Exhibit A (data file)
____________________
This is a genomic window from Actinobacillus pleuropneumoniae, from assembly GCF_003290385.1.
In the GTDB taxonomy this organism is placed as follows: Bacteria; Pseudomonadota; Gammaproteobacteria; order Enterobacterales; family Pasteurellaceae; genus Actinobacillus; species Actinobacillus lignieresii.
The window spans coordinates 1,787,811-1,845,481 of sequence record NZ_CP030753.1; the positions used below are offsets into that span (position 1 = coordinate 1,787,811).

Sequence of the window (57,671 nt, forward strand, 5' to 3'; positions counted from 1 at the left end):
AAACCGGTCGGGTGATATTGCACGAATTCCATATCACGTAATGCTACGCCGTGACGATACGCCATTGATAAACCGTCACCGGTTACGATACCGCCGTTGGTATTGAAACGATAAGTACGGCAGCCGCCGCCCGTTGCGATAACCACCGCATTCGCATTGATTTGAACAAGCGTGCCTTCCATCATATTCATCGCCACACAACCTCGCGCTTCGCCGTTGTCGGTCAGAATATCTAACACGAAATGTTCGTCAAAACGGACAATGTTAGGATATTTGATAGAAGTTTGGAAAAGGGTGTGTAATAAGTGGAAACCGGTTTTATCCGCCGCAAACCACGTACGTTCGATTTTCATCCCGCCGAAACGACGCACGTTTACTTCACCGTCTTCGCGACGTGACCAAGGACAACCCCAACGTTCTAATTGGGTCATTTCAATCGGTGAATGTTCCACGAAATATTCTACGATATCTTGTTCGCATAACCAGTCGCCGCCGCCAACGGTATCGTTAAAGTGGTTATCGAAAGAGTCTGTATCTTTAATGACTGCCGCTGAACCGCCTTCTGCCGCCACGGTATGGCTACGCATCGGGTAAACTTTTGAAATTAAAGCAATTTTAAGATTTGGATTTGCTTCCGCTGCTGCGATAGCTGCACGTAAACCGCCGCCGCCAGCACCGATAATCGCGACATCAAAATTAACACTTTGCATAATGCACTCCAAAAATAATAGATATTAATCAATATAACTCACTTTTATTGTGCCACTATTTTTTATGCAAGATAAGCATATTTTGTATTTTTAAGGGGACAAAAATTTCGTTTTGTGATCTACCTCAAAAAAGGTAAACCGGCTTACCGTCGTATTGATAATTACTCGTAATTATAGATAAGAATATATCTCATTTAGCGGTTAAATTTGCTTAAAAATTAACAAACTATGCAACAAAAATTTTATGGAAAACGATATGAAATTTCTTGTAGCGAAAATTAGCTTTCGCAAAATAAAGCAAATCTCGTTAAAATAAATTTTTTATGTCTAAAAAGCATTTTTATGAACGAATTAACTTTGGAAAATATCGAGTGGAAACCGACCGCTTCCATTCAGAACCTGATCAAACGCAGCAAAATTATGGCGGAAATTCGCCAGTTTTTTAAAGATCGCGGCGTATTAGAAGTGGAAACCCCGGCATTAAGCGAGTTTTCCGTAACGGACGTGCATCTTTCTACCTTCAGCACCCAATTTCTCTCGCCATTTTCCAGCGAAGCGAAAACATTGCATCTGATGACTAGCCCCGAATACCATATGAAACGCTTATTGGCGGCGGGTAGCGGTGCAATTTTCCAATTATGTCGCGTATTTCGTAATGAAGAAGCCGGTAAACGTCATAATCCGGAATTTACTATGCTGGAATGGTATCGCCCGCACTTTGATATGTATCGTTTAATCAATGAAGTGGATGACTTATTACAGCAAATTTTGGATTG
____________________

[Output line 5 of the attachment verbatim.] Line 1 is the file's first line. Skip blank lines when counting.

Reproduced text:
AAACCGGTCGGGTGATATTGCACGAATTCCATATCACGTAATGCTACGCCGTGACGATACGCCATTGATAAACCGTCACCGGTTACGATACCGCCGTTGGTATTGAAACGATAAGTACGGCAGCCGCCGCCCGTTGCGATAACCACCGCATTCGCATTGATTTGAACAAGCGTGCCTTCCATCATATTCATCGCCACACAACCTCGCGCTTCGCCGTTGTCGGTCAGAATATCTAACACGAAATGTTCGTCAAAACGGACAATGTTAGGATATTTGATAGAAGTTTGGAAAAGGGTGTGTAATAAGTGGAAACCGGTTTTATCCGCCGCAAACCACGTACGTTCGATTTTCATCCCGCCGAAACGACGCACGTTTACTTCACCGTCTTCGCGACGTGACCAAGGACAACCCCAACGTTCTAATTGGGTCATTTCAATCGGTGAATGTTCCACGAAATATTCTACGATATCTTGTTCGCATAACCAGTCGCCGCCGCCAACGGTATCGTTAAAGTGGTTATCGAAAGAGTCTGTATCTTTAATGACTGCCGCTGAACCGCCTTCTGCCGCCACGGTATGGCTACGCATCGGGTAAACTTTTGAAATTAAAGCAATTTTAAGATTTGGATTTGCTTCCGCTGCTGCGATAGCTGCACGTAAACCGCCGCCGCCAGCACCGATAATCGCGACATCAAAATTAACACTTTGCATAATGCACTCCAAAAATAATAGATATTAATCAATATAACTCACTTTTATTGTGCCACTATTTTTTATGCAAGATAAGCATATTTTGTATTTTTAAGGGGACAAAAATTTCGTTTTGTGATCTACCTCAAAAAAGGTAAACCGGCTTACCGTCGTATTGATAATTACTCGTAATTATAGATAAGAATATATCTCATTTAGCGGTTAAATTTGCTTAAAAATTAACAAACTATGCAACAAAAATTTTATGGAAAACGATATGAAATTTCTTGTAGCGAAAATTAGCTTTCGCAAAATAAAGCAAATCTCGTTAAAATAAATTTTTTATGTCTAAAAAGCATTTTTATGAACGAATTAACTTTGGAAAATATCGAGTGGAAACCGACCGCTTCCATTCAGAACCTGATCAAACGCAGCAAAATTATGGCGGAAATTCGCCAGTTTTTTAAAGATCGCGGCGTATTAGAAGTGGAAACCCCGGCATTAAGCGAGTTTTCCGTAACGGACGTGCATCTTTCTACCTTCAGCACCCAATTTCTCTCGCCATTTTCCAGCGAAGCGAAAACATTGCATCTGATGACTAGCCCCGAATACCATATGAAACGCTTATTGGCGGCGGGTAGCGGTGCAATTTTCCAATTATGTCGCGTATTTCGTAATGAAGAAGCCGGTAAACGTCATAATCCGGAATTTACTATGCTGGAATGGTATCGCCCGCACTTTGATATGTATCGTTTAATCAATGAAGTGGATGACTTATTACAGCAAATTTTGGATTG